Two brief case studies can help to illustrate this point. In 1988, U. S. Senator Joe Biden (D-Del.) was a candidate for the Democratic nomination for president. One day, during the primary campaign, he delivered a speech; at least one listener recognized the text as something that he had heard before. The Dukakis campaign leaked the information to the news media, which reported on the incident. For days afterwards, Biden was hounded by reporters, asking him about the plagiarism incident. Biden was driven from the presidential race, and soon thereafter suffered a heart attack. Fortunately, he recovered from the heart attack, but his name essentially remains a synonym for plagiarism, as in "he pulled a Joe Biden on us."
Then, there is the incident involving the dean of Boston University's School of Communications, who was asked to deliver a commencement address. As the dean delivered his speech, several members of the audience recognized the content as having come from a column written by conservative columnist and movie critic Michael Medved. The news media were tipped off, and for days afterwards articles appeared in newspapers across the country, speculating on the dean's future. Finally, the dean submitted his resignation to BU President John Silber. Silber quickly announced that he had accepted the resignation "without regret." In other words, Silber was saying that he and BU were glad to be rid of this dean.
So teachers continue to warn students about plagiarism, and students who got a 75 percent in English continue to commit plagiarism. This goes on and on. Some of my most intelligent graduate students over the years have committed plagiarism, usually inadvertently. I had a student in a public management course years ago: It was his last course, and he had a 4.0 grade-point average up to that point. On the desk of the program coordinator was a certificate that the student was about to receive on graduation day, recognizing his completion of the M.P.A. Program with a 4.0 average. The student submitted his last assignment---a take-home final examination---to me. Virtually every paragraph had a citation. However, virtually every paragraph was a direct quotation from the cited source, and no quotation marks were used. It was apparent that the plagiarism was inadvertent, because the citations gave me a road map to identifying the plagiarism. He ended up with a "C" in the course, after having obtained an "A" in every other course in the program, and the certificate that he was going to receive on graduation day was, instead, discarded.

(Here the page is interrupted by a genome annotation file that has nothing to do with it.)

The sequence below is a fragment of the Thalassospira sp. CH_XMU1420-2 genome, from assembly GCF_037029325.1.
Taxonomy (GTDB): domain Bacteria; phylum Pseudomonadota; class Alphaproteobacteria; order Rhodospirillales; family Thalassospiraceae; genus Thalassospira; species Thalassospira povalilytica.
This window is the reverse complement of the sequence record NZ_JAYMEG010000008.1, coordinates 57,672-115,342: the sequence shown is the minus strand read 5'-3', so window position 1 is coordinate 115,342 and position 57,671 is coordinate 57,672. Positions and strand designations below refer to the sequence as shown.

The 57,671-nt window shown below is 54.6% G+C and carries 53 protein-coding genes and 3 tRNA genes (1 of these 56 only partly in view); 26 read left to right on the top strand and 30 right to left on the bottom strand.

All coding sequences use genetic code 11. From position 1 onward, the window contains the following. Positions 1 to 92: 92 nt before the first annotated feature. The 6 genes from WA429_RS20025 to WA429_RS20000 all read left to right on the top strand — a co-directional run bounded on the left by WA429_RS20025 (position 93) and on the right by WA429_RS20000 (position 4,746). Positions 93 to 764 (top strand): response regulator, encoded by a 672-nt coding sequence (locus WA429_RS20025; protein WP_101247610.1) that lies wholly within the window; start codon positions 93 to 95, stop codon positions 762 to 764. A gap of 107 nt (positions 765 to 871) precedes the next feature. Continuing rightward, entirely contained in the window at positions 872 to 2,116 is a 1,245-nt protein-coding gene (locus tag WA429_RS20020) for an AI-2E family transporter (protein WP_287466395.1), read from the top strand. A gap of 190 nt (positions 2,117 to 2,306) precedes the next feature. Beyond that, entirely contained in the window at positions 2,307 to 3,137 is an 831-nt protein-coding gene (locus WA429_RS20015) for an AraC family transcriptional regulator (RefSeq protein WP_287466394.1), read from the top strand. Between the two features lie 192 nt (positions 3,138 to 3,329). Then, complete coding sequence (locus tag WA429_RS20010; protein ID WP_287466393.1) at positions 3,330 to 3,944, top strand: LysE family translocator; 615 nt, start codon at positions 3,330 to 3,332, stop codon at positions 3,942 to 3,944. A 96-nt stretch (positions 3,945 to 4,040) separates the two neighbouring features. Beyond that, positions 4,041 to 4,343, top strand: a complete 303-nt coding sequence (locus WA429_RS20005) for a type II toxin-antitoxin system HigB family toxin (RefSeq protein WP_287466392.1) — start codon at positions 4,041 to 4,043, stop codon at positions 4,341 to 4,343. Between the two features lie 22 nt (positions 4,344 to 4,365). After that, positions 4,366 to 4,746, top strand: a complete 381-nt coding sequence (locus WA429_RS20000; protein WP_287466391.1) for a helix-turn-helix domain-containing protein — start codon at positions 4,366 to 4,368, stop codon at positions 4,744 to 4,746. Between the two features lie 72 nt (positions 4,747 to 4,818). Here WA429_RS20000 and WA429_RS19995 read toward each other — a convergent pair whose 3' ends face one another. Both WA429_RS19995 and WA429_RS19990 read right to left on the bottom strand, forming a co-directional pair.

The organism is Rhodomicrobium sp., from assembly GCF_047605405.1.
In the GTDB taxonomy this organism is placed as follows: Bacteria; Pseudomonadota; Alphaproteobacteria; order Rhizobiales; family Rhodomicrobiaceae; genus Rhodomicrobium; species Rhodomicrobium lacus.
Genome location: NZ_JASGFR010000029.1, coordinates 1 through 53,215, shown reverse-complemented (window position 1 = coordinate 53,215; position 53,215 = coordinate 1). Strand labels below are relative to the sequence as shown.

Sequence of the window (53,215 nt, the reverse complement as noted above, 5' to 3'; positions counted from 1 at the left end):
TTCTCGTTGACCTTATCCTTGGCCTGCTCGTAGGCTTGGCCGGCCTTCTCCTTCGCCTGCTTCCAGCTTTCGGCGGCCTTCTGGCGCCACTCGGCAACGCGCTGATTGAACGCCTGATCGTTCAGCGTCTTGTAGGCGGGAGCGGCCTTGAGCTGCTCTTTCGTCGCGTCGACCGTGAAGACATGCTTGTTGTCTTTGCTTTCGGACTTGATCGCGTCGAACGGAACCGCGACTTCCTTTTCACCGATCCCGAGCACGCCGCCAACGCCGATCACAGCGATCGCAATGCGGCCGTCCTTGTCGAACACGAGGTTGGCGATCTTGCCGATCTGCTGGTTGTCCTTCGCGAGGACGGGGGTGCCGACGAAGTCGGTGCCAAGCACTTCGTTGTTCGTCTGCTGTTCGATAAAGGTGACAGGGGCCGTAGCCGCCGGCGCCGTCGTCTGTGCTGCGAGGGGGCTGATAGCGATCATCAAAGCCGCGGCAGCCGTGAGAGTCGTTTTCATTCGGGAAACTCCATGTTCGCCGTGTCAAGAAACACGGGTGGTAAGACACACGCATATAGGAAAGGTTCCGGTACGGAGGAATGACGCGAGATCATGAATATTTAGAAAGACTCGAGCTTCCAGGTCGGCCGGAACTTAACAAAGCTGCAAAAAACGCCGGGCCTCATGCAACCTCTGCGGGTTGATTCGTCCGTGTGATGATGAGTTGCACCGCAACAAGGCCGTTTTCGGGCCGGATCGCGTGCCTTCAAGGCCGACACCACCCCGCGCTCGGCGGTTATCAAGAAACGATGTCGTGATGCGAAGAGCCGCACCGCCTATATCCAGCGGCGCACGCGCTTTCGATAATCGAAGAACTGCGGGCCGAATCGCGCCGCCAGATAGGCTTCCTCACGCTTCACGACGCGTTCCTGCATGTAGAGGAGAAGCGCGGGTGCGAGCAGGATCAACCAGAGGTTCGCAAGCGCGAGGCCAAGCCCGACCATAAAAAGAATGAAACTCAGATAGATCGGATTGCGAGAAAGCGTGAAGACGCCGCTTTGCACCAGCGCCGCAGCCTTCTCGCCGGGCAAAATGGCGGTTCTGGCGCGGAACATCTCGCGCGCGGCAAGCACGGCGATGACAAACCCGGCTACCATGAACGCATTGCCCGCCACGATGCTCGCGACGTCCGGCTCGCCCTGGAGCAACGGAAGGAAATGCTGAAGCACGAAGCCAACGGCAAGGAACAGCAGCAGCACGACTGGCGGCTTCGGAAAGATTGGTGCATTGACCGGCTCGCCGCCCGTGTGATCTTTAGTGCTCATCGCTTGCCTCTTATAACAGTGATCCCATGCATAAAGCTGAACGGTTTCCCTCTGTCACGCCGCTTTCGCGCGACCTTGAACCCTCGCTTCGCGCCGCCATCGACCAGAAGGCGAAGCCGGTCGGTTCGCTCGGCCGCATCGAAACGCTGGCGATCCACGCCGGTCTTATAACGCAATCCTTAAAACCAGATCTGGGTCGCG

Still, it behooves teachers to warn students over and over. This is what can happen to a scholar/professional who misunderstands plagiarism: The scholar may be asked by a friend who edits the statewide publication of their professional association to write an article. The scholar then writes the article, but plagiarizes other sources. Some readers recognize the plagiarism, and write letters to the editor that denounce and ridicule the author--that's you. Your friend, the editor, doesn't want to appear to be a collaborator in the plagiarism incident, so she writes an editorial repudiating you and putting a lot of distance between you and her. Your reputation is soiled; your employer may impose some kind of penalty on you, too; and your colleagues will give you the cold shoulder thereinafter. So we keep warning our students about plagiarism.
When a scholar commits plagiarism, his colleagues necessarily conclude that the person either did it deliberately--in which case he is a fraud--or did it out of ignorance--in which case he is an idiot. Thus, the analysis of a plagiarist falls into the fraud-or-idiot dichotomy. It's one or the other. This is why I penalize graduate students for plagiarism, even when it appears to be inadvertent. At that level, inadvertent plagiarism is an indication of scholarly incompetence, at best. Occasionally, I offer a course in "State and Local Government" by independent study. A few years ago, I enrolled four graduate students in various majors in the course during the same academic quarter. When the first written assignments came in, three out of the four students had directly quoted lengthy passages from the textbook without using quotation marks. I returned the assignments and wrote the word "Plagiarism" on top. As usually happens, they became upset, concerned that I was accusing them of being motivated to cheat. As far as the fourth student who did not plagiarize her first assignment: She turned in a term paper which was written by several people, although the cover page identified her as the sole author.